All patients were started with the distal jet therapy by a single clinician following similar protocol in every patient. The appliance was cemented in the upper arch without any fixed appliance. Mean duration for distalization was 6.09 months, with a range of 4-10 months. Lateral cephalograms were obtained at the pre-treatment (T1) and postdistalization (T2) stages.

All cephalometric radiographs were traced and analyzed manually by a single examiner on acetate tracing paper of 50 micron thickness using 0.5 mm lead pencil under similar conditions of illumination. The important hard and soft-tissue landmarks were marked on the headfilm. The Horizontal plane (HP) was constructed at 7° to Sella-Nasion plane, at Nasion. For vertical reference, a vertical plane (VP) was drawn from Sella, perpendicular to HP. Dentoalveolar and soft-tissue changes were evaluated using 13 parameters (9 linear and 4 angular), as shown in Figure 1, at T1 and T2.

Figure 1: Linear and angular cephalometric measurements 1. Overbite (mm); 2. Overjet (mm); 3. U1-Horizontal plane (HP) (°); 4. U1-HP (mm); 5. U1-Vertical plane (VP) (mm); 6. U6-HP (°) 7. U6-HP (mm); 8. U6-VP (mm); 9. L1-Mandibular plane (°); 10. Upper lip-E plane (mm); 11. Lower lip-E plane (mm); 12. Nasolabial angle (°); 13. Lower face height (mm)

Following parameters were used:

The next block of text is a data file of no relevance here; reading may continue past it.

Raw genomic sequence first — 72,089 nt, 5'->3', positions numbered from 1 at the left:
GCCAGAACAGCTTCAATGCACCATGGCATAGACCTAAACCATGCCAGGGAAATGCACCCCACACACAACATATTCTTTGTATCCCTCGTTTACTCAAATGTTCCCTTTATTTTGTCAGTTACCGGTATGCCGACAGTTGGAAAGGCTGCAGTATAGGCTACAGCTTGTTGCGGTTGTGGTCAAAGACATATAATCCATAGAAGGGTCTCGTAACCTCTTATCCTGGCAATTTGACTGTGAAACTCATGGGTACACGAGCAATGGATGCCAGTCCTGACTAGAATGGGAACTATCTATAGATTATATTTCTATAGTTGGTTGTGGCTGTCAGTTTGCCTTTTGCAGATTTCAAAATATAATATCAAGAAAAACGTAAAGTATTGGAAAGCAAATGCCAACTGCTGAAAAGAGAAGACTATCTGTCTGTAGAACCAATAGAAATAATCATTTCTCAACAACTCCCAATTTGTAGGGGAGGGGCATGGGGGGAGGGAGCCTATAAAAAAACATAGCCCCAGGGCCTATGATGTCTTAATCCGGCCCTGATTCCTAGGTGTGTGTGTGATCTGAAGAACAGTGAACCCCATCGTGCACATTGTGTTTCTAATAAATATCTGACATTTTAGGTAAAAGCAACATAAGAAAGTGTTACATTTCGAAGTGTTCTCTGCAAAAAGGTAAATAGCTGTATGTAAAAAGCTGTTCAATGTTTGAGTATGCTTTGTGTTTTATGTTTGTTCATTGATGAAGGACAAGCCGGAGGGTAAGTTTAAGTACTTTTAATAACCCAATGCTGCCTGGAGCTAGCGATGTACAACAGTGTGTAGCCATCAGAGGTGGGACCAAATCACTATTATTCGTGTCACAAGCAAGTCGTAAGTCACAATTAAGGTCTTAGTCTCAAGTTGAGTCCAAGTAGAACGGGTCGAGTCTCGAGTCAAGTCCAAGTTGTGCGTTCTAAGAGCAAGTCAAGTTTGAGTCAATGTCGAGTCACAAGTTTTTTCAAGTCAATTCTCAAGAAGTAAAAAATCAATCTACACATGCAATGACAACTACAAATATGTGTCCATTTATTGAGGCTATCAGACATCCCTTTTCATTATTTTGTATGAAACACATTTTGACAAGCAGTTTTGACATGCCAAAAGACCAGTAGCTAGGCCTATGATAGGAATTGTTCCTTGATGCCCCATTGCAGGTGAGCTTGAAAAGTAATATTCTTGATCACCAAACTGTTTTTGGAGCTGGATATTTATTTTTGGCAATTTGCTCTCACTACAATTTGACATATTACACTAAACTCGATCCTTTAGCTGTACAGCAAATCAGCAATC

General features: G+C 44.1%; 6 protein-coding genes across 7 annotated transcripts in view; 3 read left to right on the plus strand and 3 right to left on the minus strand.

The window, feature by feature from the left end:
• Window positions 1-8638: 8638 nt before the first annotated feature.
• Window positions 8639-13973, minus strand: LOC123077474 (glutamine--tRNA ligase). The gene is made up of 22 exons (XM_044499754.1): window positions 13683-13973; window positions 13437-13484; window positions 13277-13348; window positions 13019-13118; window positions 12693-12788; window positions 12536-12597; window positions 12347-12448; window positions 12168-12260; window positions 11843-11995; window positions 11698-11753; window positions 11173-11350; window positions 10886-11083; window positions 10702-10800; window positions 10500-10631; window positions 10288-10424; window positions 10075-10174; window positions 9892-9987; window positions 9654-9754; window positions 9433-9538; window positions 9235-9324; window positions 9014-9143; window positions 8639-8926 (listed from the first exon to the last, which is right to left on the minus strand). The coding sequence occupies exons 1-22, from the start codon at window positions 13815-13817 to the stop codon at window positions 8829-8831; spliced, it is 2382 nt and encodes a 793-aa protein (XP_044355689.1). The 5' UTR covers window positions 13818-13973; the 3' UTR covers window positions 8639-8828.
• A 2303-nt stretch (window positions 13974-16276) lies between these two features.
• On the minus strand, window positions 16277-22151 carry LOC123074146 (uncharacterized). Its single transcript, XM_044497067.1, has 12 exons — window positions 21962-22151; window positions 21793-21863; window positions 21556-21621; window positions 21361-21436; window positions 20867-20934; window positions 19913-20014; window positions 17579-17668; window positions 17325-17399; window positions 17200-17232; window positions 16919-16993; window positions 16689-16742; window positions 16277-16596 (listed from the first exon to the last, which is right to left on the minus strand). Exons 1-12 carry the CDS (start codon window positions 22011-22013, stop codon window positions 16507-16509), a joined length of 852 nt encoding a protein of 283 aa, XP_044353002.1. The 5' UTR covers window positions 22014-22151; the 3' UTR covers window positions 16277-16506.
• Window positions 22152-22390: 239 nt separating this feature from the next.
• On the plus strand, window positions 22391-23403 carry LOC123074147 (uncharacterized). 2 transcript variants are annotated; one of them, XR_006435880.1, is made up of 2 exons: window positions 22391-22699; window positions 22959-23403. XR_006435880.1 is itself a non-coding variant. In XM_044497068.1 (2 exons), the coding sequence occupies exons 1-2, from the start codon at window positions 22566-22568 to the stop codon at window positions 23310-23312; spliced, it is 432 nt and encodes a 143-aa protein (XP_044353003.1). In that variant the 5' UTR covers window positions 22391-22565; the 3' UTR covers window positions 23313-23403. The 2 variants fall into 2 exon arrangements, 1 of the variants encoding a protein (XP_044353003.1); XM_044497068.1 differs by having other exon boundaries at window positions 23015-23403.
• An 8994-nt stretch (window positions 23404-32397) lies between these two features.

1. Overbite (OB) (mm).

  2. Overjet (OJ) (mm).

  3. U1 - Horizontal plane (HP) — Angle between maxillary central incisor and HP (degrees).

  4. U1 - HP — Linear distance between maxillary central incisor tip and HP (mm).

  5. U1 - VP — Linear distance between maxillary central incisor tip and VP (mm).

  6. U6 - HP — Angle between maxillary first molar and HP (degrees).

  7. U6 - HP — Linear distance between maxillary first molar and HP (mm).

  8. U6 - VP — Linear distance between maxillary first molar and VP (mm).

  9. L1 - MP — Angle between lower central incisor and MP (degrees).

  10. Upper lip (UL) - E plane — Linear distance between UL and Rickett’s esthetic plane (mm).

  11. Lower lip (LL) - E plane — Linear distance between LL and Rickett’s esthetic plane (mm).

  12. Nasolabial angle (degrees).

  13. Lower face height (LFH) - Soft-tissue lower anterior face height (mm).

Maxillary molar distalization protocol

All subjects in this study had undergone distal driving of maxillary molars using the distal jet appliance to gain space as a part of non-extraction treatment modality. The distal jet appliance is a palatally positioned, non-compliance appliance that uses a flexible molar distalization force system. Its use in these cases was based on several advantages like improved esthetics and comfort, simple activation, better molars control and easy conversion into a Nance holding arch to stabilize molars in their new positions after distalization.